A sonata is a piece of music for instru ments only : these are now chiefly for the piano-torte, either with or without aecompaniments for a flute, or violin, or a violoncello; or, eventually, with nume rous accompaniments. .
A cantata is a piece set to words, and is often interspersed with recitative ; some of these are medleys, and are very long.
A motetto is generally considered as church music, such as our anthems, hymns, &c. or any single pieces of a sa cred character.
An opera is a dramatic poem, in which many airs, of various descriptions, arising from the incidents of the piece, are sung to the accompaniments of a full orchestra. Such as are performed at our Opera House are throughout musical, being wholly a succession of recitative, airs, duets, choruses, &c. performed in cha racter. Opera also signifies a work ; as Opera VI.
.A burletta is a comic opera, in contra distinction to the serious.
A ballet is a dance in character, which, however ridiculous, is admitted .aod ap plauded, chiefly on account of the excel lence of the performance.
An oratorio, a sacred drama, of which the words are generally selected from the scriptures ; they are performed during Lent at Covent Garden Theatre.
A concerto is a grand piece of harmony, generally on some given subject, with full accompaniments, which join only in the choruses, though a select number of parts are allotted, to accompaoy the in strument which is intended to be display ed. The instrument on such occasions is termed the concutante, as violino principale, or fluto concutante.
A concutante is intended chiefly to dis play one instrument, but not without al lowing others to be brought into particu lar notice at times.
A voluntary is a piece of music usually resulting from fancy, an extempoie effu sion ; it is not a regular performance, and is neither fixed to any particular key, nor limited as to time; these are sometimes termed fantazias, capricias, ricatatas, tas taturas, &c.
A serenade, or fermata, was formerly meant to denote nocturnal music, but is sometimes prefixed to dramatic compo sitions, without any particular meaning ; the term is nearly obsolete with us, though it occasionally occurs in novels, &c.
A saraband is d piece in three-fourth time, generally played slow, and in a dancing stile ; it is nearly the same as our ball minuet.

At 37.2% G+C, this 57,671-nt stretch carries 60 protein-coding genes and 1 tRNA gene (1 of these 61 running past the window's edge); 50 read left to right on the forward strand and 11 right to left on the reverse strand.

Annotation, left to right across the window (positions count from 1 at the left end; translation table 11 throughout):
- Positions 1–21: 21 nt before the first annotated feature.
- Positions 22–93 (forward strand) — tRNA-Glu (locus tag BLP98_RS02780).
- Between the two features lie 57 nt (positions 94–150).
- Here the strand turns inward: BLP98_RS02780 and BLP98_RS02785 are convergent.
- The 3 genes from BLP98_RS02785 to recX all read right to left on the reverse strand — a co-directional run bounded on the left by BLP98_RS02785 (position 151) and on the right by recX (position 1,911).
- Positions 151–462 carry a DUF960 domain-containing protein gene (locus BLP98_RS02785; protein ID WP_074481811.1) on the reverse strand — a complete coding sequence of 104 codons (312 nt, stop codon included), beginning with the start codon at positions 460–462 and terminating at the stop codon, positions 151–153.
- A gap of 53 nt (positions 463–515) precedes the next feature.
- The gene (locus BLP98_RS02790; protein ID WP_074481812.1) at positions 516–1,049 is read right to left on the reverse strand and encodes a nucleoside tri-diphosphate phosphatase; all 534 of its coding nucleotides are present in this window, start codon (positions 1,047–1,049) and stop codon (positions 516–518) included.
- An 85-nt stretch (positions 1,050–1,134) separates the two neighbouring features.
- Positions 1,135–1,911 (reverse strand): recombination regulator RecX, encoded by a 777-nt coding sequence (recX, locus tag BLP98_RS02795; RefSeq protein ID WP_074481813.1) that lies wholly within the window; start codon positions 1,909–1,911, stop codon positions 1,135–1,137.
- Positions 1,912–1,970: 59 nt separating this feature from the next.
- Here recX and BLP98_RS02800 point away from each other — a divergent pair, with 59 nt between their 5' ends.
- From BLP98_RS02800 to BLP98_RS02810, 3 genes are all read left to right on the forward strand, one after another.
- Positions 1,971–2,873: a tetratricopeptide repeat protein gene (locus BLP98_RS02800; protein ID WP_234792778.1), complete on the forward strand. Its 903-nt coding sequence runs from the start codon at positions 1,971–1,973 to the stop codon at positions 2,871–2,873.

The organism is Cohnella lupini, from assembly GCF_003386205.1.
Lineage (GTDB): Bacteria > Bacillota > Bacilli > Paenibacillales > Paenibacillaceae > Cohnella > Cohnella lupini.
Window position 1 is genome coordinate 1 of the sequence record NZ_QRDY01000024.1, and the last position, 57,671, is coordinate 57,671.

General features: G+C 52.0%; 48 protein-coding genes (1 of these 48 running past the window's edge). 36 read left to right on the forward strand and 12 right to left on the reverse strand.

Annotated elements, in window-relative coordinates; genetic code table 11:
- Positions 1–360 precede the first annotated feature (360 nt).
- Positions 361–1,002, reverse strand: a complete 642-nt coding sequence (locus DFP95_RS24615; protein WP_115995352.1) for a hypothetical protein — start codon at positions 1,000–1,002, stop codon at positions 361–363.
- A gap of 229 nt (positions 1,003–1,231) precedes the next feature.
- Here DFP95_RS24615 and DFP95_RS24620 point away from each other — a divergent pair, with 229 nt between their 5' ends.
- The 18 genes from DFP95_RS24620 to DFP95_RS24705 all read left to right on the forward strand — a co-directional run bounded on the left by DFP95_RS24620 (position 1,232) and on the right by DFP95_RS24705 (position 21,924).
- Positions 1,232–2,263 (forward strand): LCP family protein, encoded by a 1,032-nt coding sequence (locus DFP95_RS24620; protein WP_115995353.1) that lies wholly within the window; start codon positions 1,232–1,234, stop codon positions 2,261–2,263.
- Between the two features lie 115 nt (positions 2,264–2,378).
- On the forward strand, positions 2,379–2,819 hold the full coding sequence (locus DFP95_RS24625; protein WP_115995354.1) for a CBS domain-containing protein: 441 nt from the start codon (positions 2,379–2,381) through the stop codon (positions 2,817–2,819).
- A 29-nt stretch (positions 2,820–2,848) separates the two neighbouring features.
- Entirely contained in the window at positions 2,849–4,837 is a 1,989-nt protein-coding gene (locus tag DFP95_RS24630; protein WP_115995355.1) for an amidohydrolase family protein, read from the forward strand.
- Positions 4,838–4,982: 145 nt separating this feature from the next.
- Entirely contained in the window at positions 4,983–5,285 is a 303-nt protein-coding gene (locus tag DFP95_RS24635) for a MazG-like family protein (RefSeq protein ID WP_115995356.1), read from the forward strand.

A fugue is a piece wherein one or more subjects always appear to fly in some con spicuous manner, and to be followed by the several parts in succession. There are single, double, and counter fugues; the latter moving in an opposite direction to the others.
A canon is a fugue which always re turns to its sleet ; so that the several parts perform the same passages in suc cession : a canon may be kept up per petually.
A solo is a piece intended for the exer cise or display of some particular instru ment; though in its correct sense it is music in one part only, yet generally figured basses are annexed; and to a solo concerto, very full accompaniments are given ; in these we usually see the most diflicplt passages fur that violin, flute, &c. which leads throughout, and which should be supported with great delicacy and judgment.
A duo is a composition intended for two voices or instruments ; these are also called duets; when replete with brilliant passages intermixed in the two parts, they are dignified with the additional term of concutantes.
A trio is music composed in three parts, either for voices or for instruments ; it is also a designation given to a second or alternate minuet.
A quatuor, or quartet:, is music in four parts.
A quintetto is music in five parts.
A stiletto is music in six parts.
An overture is either incidental or peri odical; the former relates to those rich pieces, for a full orchestra, usually pre ceding the representation of musical en tertainments; the latter are intended for the same purposes, but not for any par ticular opera, and are suitable to grand entertainments, for the opening of acts, &c.